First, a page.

Disclosure: This post is part of a sponsored campaign. I was compensated for it and for creating and coordinating the campaign with other bloggers. Photos are courtesy of Big Brothers Big Sisters South Texas. All opinions are mine.
During my first year in college, I took a course that required me to find a mentor in my intended field. At the time, my dream was to become a lawyer. In reality, I didn’t understand what entailed. It just sounded cool.
An attorney at a friend’s father’s law office took me under his wing and, for a few weeks, I shadowed him, observing the ins and outs of practicing law. The time we spent together, when he asked me questions about what I wanted out of life, and when I took some time to reflect and really consider my answers, led me to a new verdict: becoming a lawyer wasn’t for me after all.
Without my mentor’s help and guidance, I might have followed my initial path into law and ended up on a trajectory I’d forever regret. To this day, I credit that important mentoring relationship for my decision to change my degree from pre-law to communications. Over the last 20 years I’ve enjoyed a rich and fulfilling professional life suited to my specific talents and skills and also one that matches my personality and life goals well.
I was already in college when I experienced the power of a mentor. But in San Antonio, many children struggle to believe that college itself is even a possibility. Organizations including Big Brothers Big Sisters South Texas are working to change that.
Big Brothers Big Sisters South Texas aims to, “provide children facing adversity with strong and enduring, professionally supported one-to-one mentoring relationships that change their lives for the better, forever.”
A Public/Private Ventures study determined that kids who participated in a Big Brothers Big Sisters program were:
- 46% less likely to start using drugs
- 27% less likely to start drinking
- 52% less likely to skip a day of school
- 33% less likely to hit someone
One of Big Brothers Big Sisters South Texas’ newest programs, InspireU, matches San Antonio children (usually middle and high schoolers) with mentors at their place of business. The kids travel, once a month, as a group, and for one hour, to their mentors’ workplace. The “Bigs and Littles” have lunch together to talk about school goals and career options which leads the Littles, over time, to build a relationship with a trusted adult who helps them plan for their future.
I look forward to coming [to InspireU]. I get to talk to [my mentor] about stuff that I can’t talk about with other people. I can count on [my mentor] for whatever – she doesn’t judge me when I need help. I have more information to get to my goals and I’m starting to accomplish them!” –Alondra, student participant in InspireU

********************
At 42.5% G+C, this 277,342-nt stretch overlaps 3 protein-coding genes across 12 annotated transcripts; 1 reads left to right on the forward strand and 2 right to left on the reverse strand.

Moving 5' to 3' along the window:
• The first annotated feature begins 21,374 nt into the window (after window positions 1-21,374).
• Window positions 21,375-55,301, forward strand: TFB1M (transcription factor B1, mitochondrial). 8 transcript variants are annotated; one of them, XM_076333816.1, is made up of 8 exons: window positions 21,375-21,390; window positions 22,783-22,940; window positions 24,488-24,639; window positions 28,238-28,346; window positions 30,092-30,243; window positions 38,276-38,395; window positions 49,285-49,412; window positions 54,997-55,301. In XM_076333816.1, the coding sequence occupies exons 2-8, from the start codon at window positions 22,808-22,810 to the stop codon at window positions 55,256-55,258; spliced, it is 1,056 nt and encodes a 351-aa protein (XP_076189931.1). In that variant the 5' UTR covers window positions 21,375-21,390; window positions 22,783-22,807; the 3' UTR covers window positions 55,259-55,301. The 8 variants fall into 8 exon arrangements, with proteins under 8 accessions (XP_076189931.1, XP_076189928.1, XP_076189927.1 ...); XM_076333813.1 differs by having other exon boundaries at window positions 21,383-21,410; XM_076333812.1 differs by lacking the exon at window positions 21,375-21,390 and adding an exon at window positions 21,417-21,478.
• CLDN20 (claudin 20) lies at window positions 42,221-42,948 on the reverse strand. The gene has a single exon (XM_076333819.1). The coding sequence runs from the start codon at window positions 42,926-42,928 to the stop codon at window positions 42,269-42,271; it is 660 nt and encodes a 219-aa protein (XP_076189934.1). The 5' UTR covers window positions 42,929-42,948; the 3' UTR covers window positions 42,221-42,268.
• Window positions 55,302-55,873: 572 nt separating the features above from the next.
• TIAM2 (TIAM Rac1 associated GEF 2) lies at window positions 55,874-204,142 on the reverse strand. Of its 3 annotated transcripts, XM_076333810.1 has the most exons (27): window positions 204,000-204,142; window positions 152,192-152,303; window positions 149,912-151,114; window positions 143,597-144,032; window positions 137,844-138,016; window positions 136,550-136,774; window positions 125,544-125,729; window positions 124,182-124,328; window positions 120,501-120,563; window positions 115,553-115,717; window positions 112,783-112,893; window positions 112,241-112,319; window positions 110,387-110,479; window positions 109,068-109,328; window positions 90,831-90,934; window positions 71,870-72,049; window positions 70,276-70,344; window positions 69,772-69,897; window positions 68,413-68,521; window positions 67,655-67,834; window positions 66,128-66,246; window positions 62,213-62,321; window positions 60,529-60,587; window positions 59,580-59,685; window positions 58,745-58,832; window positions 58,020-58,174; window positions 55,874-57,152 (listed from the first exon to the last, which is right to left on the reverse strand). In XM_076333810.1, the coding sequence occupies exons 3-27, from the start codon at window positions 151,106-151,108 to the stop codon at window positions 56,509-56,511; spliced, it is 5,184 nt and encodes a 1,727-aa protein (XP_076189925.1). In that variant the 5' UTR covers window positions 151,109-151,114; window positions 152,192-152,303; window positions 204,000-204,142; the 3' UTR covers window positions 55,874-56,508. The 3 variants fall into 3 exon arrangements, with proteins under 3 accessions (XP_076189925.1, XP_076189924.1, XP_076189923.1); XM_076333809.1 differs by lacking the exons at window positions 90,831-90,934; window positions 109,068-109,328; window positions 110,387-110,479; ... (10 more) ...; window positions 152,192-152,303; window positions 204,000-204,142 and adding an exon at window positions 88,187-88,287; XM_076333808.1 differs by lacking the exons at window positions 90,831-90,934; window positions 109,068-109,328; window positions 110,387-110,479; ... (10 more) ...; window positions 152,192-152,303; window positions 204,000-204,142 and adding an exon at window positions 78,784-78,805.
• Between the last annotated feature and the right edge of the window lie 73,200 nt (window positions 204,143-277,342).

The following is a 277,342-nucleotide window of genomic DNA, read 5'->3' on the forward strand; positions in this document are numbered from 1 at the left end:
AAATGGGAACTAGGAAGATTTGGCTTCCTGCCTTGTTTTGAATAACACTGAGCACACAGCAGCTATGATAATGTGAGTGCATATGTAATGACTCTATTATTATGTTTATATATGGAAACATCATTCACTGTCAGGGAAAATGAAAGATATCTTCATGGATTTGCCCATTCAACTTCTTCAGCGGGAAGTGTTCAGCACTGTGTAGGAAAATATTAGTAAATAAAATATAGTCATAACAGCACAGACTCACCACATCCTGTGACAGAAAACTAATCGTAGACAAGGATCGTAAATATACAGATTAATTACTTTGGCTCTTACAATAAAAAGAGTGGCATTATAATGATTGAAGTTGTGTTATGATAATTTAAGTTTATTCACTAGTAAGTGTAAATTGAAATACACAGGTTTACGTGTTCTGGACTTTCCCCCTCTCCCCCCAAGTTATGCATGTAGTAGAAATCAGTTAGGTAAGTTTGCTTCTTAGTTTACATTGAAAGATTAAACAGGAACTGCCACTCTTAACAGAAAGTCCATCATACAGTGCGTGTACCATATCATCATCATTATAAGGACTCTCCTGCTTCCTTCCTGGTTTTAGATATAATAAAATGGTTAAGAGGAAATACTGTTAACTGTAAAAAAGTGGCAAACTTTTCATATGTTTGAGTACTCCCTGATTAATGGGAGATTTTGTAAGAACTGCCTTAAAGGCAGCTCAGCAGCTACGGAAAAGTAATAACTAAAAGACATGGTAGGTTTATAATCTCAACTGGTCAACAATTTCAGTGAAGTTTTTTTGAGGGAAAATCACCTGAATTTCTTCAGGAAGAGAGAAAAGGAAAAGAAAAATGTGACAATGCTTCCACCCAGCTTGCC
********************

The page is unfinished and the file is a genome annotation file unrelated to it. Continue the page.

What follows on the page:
Unlike Big Brothers Big Sisters South Texas’ community-based programs, which can require a longer commitment of volunteer time, InspireU fits seamlessly into one hour of one workday just once a month, requiring less time on behalf of the mentor while still making a huge impact on the life and future of a child.
Chantelle Ellis, a Chase Employee said this about her experience as a mentor in the InspireU program: “I love this program because it gives people like me an opportunity to volunteer while juggling a lot of other commitments. Like many other volunteers in the program, I have little kids of my own and a community-based match is not something I can commit to at this time, even though I would love to. This program has afforded me the ability to participate in a program that I have always admired but have not been able to join.”
Over 500 students are already matched in San Antonio’s InspireU program, but more volunteers are needed. You, your business and your fellow employees can get involved in InspireU at any point during the year and the process is simple:
- Contact Big Brothers Big Sisters to enroll your workplace in InspireU.
- Big Brothers Big Sisters selects a school.
- Mentor recruitment, screening and training occurs at the workplace.
- A start date is selected by your business and the school.
- Bigs and Littles are paired together by Big Brothers Big Sisters.
- Monthly meetings facilitated by Big Brothers Big Sisters begin and continue once a month during the school year.
- Outcomes are measured.
January is National Mentoring Month, but Big Brothers Big Sisters South Texas’ programs are designed to mentor kids in many different ways, all year long. Visit their website to learn how you can become a mentor to change a child’s life.
Over the next week, San Antonio bloggers are writing about InspireU and National Mentoring Month. Be sure to catch their posts on the following dates:
Friday, January 24: San Antonio Charter Moms
Monday, January 27: At the Fire Hydrant
Tuesday, January 28: My Six Ring Circus
Wednesday, January 29: Kids Stuff World
Thursday, January 30: Living in the (Mom)ent